Bronchitol(Mannitol)approved in Swissin for treat Cystic Fibrosis

Date:2021-11-06 Views: 1,063 Times

FREIENBACH, Switzerland–04.11.2021

EffRx Pharmaceuticals SA, a commercial-stage company that commercializes niche and orphan medicines in Switzerland and Europe, today announced that Swissmedic has approved Bronchitol® (inhaled mannitol) for the treatment of cystic fibrosis (CF) in adults and in children aged 6 years and above as add‐on to other medicines.

The clinical program supporting the registration of Bronchitol® consisted of three large-scale global clinical trials and enrolled a total of 1,065 subjects.  Bronchitol® use led to a sustained improvement in FEV1 (Forced Expiratory Volume) versus control. The statistically significant improvement in FEV1 was observed over the 26-week treatment period in those patients receiving Bronchitol® when compared to patients in the control group. The most common (≥1/100, <1/10) adverse reactions include cough, hemoptysis, oropharyngeal pain, vomiting, wheezing and headache.

Bronchitol® is a precision spray‐dried form of mannitol that is delivered to the lungs by a specially designed, portable inhaler.  Bronchitol® improves lung function and helps to clear mucus from the lungs in patients suffering from cystic fibrosis. Patients are required to pass a tolerance test prior to being prescribed Bronchitol® to ensure that they are not hyperresponsive to mannitol.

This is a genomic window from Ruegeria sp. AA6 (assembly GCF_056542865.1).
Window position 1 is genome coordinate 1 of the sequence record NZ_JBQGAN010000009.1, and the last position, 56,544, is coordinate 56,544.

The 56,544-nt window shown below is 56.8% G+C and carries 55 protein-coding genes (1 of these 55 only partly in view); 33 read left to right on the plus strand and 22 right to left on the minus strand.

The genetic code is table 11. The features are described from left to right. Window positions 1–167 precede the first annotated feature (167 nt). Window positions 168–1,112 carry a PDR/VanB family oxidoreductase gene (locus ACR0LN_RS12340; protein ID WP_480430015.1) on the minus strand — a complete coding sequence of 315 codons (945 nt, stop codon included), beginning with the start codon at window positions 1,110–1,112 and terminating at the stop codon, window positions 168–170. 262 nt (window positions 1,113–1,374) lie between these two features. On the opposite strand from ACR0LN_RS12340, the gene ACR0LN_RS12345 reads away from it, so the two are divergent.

Bronchitol® is currently marketed in Europe, Russia, Australia and the United States and was developed by Pharmaxis Ltd, a listed pharmaceutical research company in Australia.

EffRx expects the availability of Bronchitol® in Switzerland in the second half of 2022.

Cystic fibrosis (CF) is an inherited, life-limiting disease that affects the body’s exocrine glands, which produce mucus, saliva, sweat and tears. In the lungs of a CF patient, the thick mucus and the thinning of the airway surface liquid make it nearly impossible for the cilia to clear bacteria from the airway. According to the Swiss Society for Cystic Fibrosis (CFCH), around 320,000 Swiss people are carriers of an altered gene that can cause CF (approximately one in 25 people).